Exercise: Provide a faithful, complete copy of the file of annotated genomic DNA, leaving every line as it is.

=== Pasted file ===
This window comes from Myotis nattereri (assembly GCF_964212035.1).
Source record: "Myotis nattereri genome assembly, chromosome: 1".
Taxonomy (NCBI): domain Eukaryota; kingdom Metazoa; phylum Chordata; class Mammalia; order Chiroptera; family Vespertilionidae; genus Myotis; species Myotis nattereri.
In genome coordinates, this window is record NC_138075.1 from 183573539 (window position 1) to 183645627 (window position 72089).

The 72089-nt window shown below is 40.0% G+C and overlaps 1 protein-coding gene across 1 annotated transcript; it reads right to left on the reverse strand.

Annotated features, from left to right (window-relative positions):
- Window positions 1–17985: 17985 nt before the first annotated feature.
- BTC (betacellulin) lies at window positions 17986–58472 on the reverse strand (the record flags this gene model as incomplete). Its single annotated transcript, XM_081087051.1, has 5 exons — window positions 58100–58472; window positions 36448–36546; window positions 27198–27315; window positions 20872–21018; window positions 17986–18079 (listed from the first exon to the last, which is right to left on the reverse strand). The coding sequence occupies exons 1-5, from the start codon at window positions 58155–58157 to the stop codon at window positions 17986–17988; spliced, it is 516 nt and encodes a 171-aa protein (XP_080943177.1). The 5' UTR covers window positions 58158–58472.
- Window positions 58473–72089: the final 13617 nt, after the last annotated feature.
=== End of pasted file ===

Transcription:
This window comes from Myotis nattereri (assembly GCF_964212035.1).
Source record: "Myotis nattereri genome assembly, chromosome: 1".
Taxonomy (NCBI): domain Eukaryota; kingdom Metazoa; phylum Chordata; class Mammalia; order Chiroptera; family Vespertilionidae; genus Myotis; species Myotis nattereri.
In genome coordinates, this window is record NC_138075.1 from 183573539 (window position 1) to 183645627 (window position 72089).

The 72089-nt window shown below is 40.0% G+C and overlaps 1 protein-coding gene across 1 annotated transcript; it reads right to left on the reverse strand.

Annotated features, from left to right (window-relative positions):
- Window positions 1–17985: 17985 nt before the first annotated feature.
- BTC (betacellulin) lies at window positions 17986–58472 on the reverse strand (the record flags this gene model as incomplete). Its single annotated transcript, XM_081087051.1, has 5 exons — window positions 58100–58472; window positions 36448–36546; window positions 27198–27315; window positions 20872–21018; window positions 17986–18079 (listed from the first exon to the last, which is right to left on the reverse strand). The coding sequence occupies exons 1-5, from the start codon at window positions 58155–58157 to the stop codon at window positions 17986–17988; spliced, it is 516 nt and encodes a 171-aa protein (XP_080943177.1). The 5' UTR covers window positions 58158–58472.
- Window positions 58473–72089: the final 13617 nt, after the last annotated feature.